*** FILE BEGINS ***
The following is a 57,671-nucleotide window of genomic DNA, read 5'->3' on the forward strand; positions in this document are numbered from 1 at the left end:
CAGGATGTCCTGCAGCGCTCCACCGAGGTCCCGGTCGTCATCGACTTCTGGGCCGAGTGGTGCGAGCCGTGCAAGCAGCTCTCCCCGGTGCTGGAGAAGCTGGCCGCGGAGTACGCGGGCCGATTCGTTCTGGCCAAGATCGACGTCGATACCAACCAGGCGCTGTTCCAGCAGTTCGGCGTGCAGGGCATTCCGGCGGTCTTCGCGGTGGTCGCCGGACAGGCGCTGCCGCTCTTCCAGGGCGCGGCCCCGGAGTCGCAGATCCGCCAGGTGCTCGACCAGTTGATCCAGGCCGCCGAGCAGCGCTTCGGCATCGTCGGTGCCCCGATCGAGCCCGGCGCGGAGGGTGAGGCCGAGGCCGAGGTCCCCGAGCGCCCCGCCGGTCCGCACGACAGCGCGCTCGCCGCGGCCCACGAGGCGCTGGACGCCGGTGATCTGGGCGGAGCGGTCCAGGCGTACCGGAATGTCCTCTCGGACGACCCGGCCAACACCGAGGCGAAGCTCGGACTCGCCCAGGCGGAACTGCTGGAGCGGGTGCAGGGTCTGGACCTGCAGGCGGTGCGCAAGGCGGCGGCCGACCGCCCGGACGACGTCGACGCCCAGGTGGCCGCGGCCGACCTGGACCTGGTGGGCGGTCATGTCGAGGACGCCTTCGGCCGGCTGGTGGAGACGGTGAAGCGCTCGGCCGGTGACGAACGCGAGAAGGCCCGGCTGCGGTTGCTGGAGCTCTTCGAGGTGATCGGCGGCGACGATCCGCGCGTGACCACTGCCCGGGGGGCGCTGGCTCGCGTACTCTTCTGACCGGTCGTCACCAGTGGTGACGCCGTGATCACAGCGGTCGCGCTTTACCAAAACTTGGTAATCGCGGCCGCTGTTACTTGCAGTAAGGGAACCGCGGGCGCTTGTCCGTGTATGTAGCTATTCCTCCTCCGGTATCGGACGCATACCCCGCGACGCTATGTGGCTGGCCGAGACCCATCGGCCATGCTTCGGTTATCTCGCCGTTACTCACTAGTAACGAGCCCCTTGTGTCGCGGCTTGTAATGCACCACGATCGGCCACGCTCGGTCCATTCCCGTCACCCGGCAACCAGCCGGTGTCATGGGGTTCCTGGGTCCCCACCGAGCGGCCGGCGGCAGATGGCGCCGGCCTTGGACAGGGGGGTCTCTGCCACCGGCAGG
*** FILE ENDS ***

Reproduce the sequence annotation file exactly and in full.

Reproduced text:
The following is a 57,671-nucleotide window of genomic DNA, read 5'->3' on the forward strand; positions in this document are numbered from 1 at the left end:
CAGGATGTCCTGCAGCGCTCCACCGAGGTCCCGGTCGTCATCGACTTCTGGGCCGAGTGGTGCGAGCCGTGCAAGCAGCTCTCCCCGGTGCTGGAGAAGCTGGCCGCGGAGTACGCGGGCCGATTCGTTCTGGCCAAGATCGACGTCGATACCAACCAGGCGCTGTTCCAGCAGTTCGGCGTGCAGGGCATTCCGGCGGTCTTCGCGGTGGTCGCCGGACAGGCGCTGCCGCTCTTCCAGGGCGCGGCCCCGGAGTCGCAGATCCGCCAGGTGCTCGACCAGTTGATCCAGGCCGCCGAGCAGCGCTTCGGCATCGTCGGTGCCCCGATCGAGCCCGGCGCGGAGGGTGAGGCCGAGGCCGAGGTCCCCGAGCGCCCCGCCGGTCCGCACGACAGCGCGCTCGCCGCGGCCCACGAGGCGCTGGACGCCGGTGATCTGGGCGGAGCGGTCCAGGCGTACCGGAATGTCCTCTCGGACGACCCGGCCAACACCGAGGCGAAGCTCGGACTCGCCCAGGCGGAACTGCTGGAGCGGGTGCAGGGTCTGGACCTGCAGGCGGTGCGCAAGGCGGCGGCCGACCGCCCGGACGACGTCGACGCCCAGGTGGCCGCGGCCGACCTGGACCTGGTGGGCGGTCATGTCGAGGACGCCTTCGGCCGGCTGGTGGAGACGGTGAAGCGCTCGGCCGGTGACGAACGCGAGAAGGCCCGGCTGCGGTTGCTGGAGCTCTTCGAGGTGATCGGCGGCGACGATCCGCGCGTGACCACTGCCCGGGGGGCGCTGGCTCGCGTACTCTTCTGACCGGTCGTCACCAGTGGTGACGCCGTGATCACAGCGGTCGCGCTTTACCAAAACTTGGTAATCGCGGCCGCTGTTACTTGCAGTAAGGGAACCGCGGGCGCTTGTCCGTGTATGTAGCTATTCCTCCTCCGGTATCGGACGCATACCCCGCGACGCTATGTGGCTGGCCGAGACCCATCGGCCATGCTTCGGTTATCTCGCCGTTACTCACTAGTAACGAGCCCCTTGTGTCGCGGCTTGTAATGCACCACGATCGGCCACGCTCGGTCCATTCCCGTCACCCGGCAACCAGCCGGTGTCATGGGGTTCCTGGGTCCCCACCGAGCGGCCGGCGGCAGATGGCGCCGGCCTTGGACAGGGGGGTCTCTGCCACCGGCAGG